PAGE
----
How will Algeria deal with growing divisions among Polisario militias?

How will Algeria deal with growing divisions among Polisario militias?

After armed clashes between militiamen loyal to former defense minister and those faithful to current ailing Polisario leader Brahim Ghali, a recent audio leak shows the magnitude of divisions and despair within the Polisario-run camps of Tindouf over Algeria’s manipulation of the separatist militia.

In the leaked audio message to his followers, Bachir Mustafa Sayed, a Polisario leader, said Algeria pushed the Polisario to practice banditry in the Guerguarat border crossing, which was closed in 2020 by the separatist armed men until it was reopened in November the same year once and for all by the Moroccan armed forces, allowing for the return of the free and peaceful flow of goods and passengers.

Sayed ranted at the Polisario’s utter defeat and the ensuing diplomatic blow it received, but instead of blaming Algeria he blamed the ailing Polisario leader Brahim Ghali, who was flown recently to South Africa for medical treatment.

The open criticism to Ghali suggests that his days at the helm of Algeria’s proxy separatist militia are numbered as contenders make their case by arms and by outspoken criticism, ignoring that the next Polisario leader is a decision for Algerian military junta to make.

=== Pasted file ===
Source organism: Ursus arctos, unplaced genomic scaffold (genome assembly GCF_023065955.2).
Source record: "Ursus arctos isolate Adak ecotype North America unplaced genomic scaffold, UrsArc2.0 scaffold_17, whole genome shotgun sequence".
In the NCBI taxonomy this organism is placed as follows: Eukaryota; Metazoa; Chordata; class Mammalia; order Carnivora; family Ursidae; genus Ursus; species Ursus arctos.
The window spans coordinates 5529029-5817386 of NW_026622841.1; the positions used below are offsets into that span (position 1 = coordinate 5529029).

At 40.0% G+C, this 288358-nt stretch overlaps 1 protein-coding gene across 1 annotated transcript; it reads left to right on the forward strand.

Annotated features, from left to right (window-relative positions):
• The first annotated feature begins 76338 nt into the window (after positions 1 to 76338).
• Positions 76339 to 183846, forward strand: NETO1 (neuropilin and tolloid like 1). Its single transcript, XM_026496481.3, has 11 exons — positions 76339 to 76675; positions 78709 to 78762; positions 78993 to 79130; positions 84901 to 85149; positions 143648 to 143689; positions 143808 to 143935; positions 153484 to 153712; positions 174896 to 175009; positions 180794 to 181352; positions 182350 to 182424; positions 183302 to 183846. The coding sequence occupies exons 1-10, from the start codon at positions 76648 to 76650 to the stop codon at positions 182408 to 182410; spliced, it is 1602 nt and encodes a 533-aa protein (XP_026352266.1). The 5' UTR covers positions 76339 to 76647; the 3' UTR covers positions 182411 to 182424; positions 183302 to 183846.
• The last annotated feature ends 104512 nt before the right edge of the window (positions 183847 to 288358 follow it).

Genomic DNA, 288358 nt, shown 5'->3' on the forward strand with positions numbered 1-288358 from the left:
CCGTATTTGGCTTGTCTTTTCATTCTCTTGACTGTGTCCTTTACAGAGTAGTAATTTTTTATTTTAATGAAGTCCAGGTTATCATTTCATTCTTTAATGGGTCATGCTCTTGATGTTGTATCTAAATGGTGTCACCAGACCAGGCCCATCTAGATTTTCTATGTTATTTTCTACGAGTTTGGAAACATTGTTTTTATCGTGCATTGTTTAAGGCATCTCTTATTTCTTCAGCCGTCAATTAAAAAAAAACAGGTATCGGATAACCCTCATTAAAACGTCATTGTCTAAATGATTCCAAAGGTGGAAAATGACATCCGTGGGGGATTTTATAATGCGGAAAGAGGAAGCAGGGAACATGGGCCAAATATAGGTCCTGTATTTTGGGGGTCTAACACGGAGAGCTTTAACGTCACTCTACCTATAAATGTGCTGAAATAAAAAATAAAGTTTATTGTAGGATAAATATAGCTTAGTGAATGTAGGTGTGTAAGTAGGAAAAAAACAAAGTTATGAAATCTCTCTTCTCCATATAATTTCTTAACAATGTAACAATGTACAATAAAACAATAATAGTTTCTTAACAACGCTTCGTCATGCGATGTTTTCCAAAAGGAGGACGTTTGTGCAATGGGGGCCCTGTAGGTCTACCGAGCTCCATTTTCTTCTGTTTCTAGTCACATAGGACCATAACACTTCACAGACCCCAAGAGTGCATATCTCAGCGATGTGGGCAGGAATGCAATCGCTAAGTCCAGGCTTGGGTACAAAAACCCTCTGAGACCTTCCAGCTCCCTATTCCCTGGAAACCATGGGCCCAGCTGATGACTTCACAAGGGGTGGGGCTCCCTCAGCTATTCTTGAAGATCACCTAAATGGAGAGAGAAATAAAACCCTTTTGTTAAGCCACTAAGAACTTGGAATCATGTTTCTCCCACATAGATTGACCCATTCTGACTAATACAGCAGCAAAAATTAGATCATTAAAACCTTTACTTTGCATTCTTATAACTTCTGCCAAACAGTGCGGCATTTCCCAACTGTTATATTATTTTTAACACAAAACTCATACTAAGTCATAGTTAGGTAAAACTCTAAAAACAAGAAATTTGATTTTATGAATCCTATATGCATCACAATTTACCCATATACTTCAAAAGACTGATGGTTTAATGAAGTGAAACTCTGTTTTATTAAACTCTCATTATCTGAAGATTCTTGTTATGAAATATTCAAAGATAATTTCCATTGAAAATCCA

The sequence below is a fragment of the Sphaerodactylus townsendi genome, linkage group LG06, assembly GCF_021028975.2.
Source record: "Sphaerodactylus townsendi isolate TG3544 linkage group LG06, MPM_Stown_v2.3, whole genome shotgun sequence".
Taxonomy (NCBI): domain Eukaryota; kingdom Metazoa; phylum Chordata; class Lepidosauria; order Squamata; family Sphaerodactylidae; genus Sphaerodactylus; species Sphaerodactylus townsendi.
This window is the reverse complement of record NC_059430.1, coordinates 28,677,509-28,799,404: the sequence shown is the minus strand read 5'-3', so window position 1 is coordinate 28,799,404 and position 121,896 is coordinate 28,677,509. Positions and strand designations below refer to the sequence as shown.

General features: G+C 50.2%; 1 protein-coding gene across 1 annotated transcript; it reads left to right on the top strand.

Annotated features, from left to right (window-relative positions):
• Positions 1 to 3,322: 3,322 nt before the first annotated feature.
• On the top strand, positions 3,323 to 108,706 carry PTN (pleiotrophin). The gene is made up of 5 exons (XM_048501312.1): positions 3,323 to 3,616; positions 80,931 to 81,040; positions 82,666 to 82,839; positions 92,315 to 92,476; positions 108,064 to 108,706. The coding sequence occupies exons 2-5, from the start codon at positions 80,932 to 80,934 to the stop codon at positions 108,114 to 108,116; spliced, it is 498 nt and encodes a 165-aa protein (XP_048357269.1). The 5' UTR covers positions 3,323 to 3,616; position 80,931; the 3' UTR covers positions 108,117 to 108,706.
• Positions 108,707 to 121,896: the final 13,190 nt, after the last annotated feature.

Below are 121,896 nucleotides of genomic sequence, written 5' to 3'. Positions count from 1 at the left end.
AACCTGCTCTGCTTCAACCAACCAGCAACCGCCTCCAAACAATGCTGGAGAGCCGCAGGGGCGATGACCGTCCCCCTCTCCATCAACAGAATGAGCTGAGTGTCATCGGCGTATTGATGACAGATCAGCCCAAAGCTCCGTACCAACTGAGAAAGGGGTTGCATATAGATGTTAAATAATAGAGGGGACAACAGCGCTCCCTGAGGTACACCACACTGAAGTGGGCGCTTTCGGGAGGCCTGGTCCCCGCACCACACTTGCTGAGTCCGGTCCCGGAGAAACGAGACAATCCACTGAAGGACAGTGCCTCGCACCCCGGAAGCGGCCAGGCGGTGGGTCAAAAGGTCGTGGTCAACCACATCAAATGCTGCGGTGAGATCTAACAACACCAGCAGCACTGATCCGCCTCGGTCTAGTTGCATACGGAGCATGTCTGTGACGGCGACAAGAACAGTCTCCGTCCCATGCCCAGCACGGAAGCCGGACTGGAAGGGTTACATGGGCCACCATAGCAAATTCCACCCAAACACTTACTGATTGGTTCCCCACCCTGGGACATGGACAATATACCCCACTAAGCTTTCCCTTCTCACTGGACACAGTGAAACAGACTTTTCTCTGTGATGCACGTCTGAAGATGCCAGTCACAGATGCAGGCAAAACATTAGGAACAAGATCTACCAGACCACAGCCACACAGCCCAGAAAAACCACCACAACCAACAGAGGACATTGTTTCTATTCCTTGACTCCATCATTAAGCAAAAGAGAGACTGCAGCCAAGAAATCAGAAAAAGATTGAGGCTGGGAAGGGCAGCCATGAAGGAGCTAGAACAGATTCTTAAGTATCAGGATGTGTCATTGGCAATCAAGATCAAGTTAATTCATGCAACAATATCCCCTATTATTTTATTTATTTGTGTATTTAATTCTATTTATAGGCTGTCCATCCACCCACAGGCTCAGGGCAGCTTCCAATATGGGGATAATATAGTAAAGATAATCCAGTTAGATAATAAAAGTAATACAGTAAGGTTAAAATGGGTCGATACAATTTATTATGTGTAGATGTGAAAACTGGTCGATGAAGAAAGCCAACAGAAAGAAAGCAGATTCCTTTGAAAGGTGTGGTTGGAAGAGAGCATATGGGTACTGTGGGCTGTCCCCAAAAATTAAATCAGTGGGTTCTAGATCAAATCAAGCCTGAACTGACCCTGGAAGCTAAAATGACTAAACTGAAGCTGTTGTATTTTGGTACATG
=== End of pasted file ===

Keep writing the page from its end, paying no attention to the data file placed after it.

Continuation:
Sayid message however reflects the state of dismay and despair within the camps at the successive military and diplomatic blows dealt to the Polisario on the back of resounding Moroccan inroads, from the US recognition of its territorial sovereignty over the Sahara to the continuing opening of consulates in the Saharan cities.

The Polisario leadership “is unable to assume its responsibilities over the political and military failures that followed the Guerguarat operation,” Sayid told his followers.

For nearly two years, Algeria and Polisario media unleashed a pathetic propaganda campaign speaking daily of an imaginary war and bombardment that went ignored by the global public opinion.

Two years on, SIPRI released a report on current armed conflicts that does not mention the Sahara region.

Meanwhile, Morocco reaps benefits of its multi-pronged strategy to defend its sovereignty over the territory. At the military and security levels, the Sahara and its urban centers remain the most peaceful in the whole Sahel-Sahara region.

Economically, Morocco is about to complete its 7 billion investment program to upgrade the territory’s infrastructure and attractiveness to investors.

Diplomatically, former colonial power Spain backed Morocco’s territorial integrity and autonomy plan, echoing the US, a position that had a domino effect on many other countries.

Morocco has won at the social, economic, diplomatic and military fronts. It is just waiting for Algeria and its creation the Polisario to realize that.

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